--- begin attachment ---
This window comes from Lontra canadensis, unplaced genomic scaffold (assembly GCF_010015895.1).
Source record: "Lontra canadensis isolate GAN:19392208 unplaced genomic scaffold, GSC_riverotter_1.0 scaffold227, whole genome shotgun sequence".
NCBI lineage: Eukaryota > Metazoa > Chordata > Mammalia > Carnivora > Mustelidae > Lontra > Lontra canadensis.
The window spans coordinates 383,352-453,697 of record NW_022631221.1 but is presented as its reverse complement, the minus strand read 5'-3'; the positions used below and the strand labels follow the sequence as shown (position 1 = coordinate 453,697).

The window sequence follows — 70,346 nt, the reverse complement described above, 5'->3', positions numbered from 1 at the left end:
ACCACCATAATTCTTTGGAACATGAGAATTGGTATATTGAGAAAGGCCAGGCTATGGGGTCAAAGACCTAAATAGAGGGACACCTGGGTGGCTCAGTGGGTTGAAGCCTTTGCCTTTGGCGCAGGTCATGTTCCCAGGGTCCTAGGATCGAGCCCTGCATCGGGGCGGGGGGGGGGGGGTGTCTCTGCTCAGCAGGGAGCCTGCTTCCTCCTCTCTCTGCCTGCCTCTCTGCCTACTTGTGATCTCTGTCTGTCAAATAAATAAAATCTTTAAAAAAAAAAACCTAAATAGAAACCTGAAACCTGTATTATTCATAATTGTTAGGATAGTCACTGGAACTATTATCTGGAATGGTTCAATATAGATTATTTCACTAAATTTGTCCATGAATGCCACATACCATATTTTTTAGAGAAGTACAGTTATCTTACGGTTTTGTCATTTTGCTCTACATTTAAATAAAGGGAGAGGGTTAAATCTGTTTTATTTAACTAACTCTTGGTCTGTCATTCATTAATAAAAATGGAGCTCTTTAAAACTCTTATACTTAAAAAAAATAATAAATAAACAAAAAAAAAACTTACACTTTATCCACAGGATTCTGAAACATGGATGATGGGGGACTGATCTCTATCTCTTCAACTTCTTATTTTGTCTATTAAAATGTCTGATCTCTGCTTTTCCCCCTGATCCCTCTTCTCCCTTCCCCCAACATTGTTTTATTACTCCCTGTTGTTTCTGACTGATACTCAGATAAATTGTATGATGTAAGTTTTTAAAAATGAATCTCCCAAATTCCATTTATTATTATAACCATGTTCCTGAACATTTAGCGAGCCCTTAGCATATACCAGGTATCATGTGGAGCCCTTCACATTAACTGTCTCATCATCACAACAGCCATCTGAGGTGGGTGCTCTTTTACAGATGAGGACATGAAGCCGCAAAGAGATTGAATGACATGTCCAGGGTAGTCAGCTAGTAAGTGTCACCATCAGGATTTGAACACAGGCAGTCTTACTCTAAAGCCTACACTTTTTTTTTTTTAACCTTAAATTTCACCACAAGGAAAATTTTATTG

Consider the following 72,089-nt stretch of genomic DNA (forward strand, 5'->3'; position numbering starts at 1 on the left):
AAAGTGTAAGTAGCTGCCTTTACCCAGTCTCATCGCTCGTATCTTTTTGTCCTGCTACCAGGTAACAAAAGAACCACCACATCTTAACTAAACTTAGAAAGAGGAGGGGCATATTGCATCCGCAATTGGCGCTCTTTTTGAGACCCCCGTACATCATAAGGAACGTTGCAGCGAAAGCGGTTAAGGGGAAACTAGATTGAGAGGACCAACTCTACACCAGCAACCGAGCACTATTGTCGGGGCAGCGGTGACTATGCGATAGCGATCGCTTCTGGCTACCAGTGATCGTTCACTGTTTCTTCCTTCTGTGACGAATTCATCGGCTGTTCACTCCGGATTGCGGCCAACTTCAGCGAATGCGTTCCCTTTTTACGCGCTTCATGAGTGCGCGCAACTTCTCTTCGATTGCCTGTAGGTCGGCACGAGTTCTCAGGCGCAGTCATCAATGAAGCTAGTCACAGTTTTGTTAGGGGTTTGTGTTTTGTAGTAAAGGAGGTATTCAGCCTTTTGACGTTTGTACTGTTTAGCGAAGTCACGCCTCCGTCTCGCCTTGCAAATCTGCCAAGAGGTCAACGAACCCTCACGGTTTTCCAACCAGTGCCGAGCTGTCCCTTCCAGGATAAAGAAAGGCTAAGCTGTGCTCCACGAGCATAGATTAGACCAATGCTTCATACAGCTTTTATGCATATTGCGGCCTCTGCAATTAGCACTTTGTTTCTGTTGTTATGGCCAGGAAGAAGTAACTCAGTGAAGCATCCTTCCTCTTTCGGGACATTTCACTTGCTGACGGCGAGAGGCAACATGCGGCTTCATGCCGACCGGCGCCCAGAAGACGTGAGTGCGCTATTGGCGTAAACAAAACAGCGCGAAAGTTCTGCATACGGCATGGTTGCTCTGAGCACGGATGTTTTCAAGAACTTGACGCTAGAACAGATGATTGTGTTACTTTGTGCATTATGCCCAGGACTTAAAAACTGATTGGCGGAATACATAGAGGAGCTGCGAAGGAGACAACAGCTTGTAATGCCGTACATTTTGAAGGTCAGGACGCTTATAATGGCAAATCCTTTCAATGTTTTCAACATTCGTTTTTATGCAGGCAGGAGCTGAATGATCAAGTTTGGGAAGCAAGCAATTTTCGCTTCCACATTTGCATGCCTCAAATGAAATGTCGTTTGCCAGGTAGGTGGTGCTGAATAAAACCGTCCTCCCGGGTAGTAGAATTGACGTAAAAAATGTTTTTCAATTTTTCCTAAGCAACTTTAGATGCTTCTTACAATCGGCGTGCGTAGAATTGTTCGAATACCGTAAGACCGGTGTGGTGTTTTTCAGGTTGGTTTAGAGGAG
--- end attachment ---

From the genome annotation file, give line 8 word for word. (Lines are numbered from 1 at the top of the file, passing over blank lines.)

AAAGTGTAAGTAGCTGCCTTTACCCAGTCTCATCGCTCGTATCTTTTTGTCCTGCTACCAGGTAACAAAAGAACCACCACATCTTAACTAAACTTAGAAAGAGGAGGGGCATATTGCATCCGCAATTGGCGCTCTTTTTGAGACCCCCGTACATCATAAGGAACGTTGCAGCGAAAGCGGTTAAGGGGAAACTAGATTGAGAGGACCAACTCTACACCAGCAACCGAGCACTATTGTCGGGGCAGCGGTGACTATGCGATAGCGATCGCTTCTGGCTACCAGTGATCGTTCACTGTTTCTTCCTTCTGTGACGAATTCATCGGCTGTTCACTCCGGATTGCGGCCAACTTCAGCGAATGCGTTCCCTTTTTACGCGCTTCATGAGTGCGCGCAACTTCTCTTCGATTGCCTGTAGGTCGGCACGAGTTCTCAGGCGCAGTCATCAATGAAGCTAGTCACAGTTTTGTTAGGGGTTTGTGTTTTGTAGTAAAGGAGGTATTCAGCCTTTTGACGTTTGTACTGTTTAGCGAAGTCACGCCTCCGTCTCGCCTTGCAAATCTGCCAAGAGGTCAACGAACCCTCACGGTTTTCCAACCAGTGCCGAGCTGTCCCTTCCAGGATAAAGAAAGGCTAAGCTGTGCTCCACGAGCATAGATTAGACCAATGCTTCATACAGCTTTTATGCATATTGCGGCCTCTGCAATTAGCACTTTGTTTCTGTTGTTATGGCCAGGAAGAAGTAACTCAGTGAAGCATCCTTCCTCTTTCGGGACATTTCACTTGCTGACGGCGAGAGGCAACATGCGGCTTCATGCCGACCGGCGCCCAGAAGACGTGAGTGCGCTATTGGCGTAAACAAAACAGCGCGAAAGTTCTGCATACGGCATGGTTGCTCTGAGCACGGATGTTTTCAAGAACTTGACGCTAGAACAGATGATTGTGTTACTTTGTGCATTATGCCCAGGACTTAAAAACTGATTGGCGGAATACATAGAGGAGCTGCGAAGGAGACAACAGCTTGTAATGCCGTACATTTTGAAGGTCAGGACGCTTATAATGGCAAATCCTTTCAATGTTTTCAACATTCGTTTTTATGCAGGCAGGAGCTGAATGATCAAGTTTGGGAAGCAAGCAATTTTCGCTTCCACATTTGCATGCCTCAAATGAAATGTCGTTTGCCAGGTAGGTGGTGCTGAATAAAACCGTCCTCCCGGGTAGTAGAATTGACGTAAAAAATGTTTTTCAATTTTTCCTAAGCAACTTTAGATGCTTCTTACAATCGGCGTGCGTAGAATTGTTCGAATACCGTAAGACCGGTGTGGTGTTTTTCAGGTTGGTTTAGAGGAG